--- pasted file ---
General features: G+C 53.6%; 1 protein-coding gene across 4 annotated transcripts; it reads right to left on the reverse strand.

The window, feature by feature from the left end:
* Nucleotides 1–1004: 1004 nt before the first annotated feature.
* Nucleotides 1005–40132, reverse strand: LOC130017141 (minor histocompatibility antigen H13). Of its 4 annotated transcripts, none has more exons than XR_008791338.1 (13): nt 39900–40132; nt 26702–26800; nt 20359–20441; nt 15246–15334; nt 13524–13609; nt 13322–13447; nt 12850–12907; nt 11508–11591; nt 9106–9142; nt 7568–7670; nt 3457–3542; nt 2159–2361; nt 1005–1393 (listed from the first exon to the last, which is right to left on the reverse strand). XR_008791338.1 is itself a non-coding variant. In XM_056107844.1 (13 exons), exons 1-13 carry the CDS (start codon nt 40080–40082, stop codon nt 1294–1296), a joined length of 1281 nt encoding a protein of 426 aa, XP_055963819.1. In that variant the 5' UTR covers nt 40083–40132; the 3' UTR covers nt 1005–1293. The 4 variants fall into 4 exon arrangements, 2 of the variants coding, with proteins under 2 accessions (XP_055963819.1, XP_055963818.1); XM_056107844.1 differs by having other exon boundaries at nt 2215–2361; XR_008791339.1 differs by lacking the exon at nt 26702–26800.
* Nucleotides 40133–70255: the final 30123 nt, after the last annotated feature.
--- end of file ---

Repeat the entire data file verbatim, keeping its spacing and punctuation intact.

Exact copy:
General features: G+C 53.6%; 1 protein-coding gene across 4 annotated transcripts; it reads right to left on the reverse strand.

The window, feature by feature from the left end:
* Nucleotides 1–1004: 1004 nt before the first annotated feature.
* Nucleotides 1005–40132, reverse strand: LOC130017141 (minor histocompatibility antigen H13). Of its 4 annotated transcripts, none has more exons than XR_008791338.1 (13): nt 39900–40132; nt 26702–26800; nt 20359–20441; nt 15246–15334; nt 13524–13609; nt 13322–13447; nt 12850–12907; nt 11508–11591; nt 9106–9142; nt 7568–7670; nt 3457–3542; nt 2159–2361; nt 1005–1393 (listed from the first exon to the last, which is right to left on the reverse strand). XR_008791338.1 is itself a non-coding variant. In XM_056107844.1 (13 exons), exons 1-13 carry the CDS (start codon nt 40080–40082, stop codon nt 1294–1296), a joined length of 1281 nt encoding a protein of 426 aa, XP_055963819.1. In that variant the 5' UTR covers nt 40083–40132; the 3' UTR covers nt 1005–1293. The 4 variants fall into 4 exon arrangements, 2 of the variants coding, with proteins under 2 accessions (XP_055963819.1, XP_055963818.1); XM_056107844.1 differs by having other exon boundaries at nt 2215–2361; XR_008791339.1 differs by lacking the exon at nt 26702–26800.
* Nucleotides 40133–70255: the final 30123 nt, after the last annotated feature.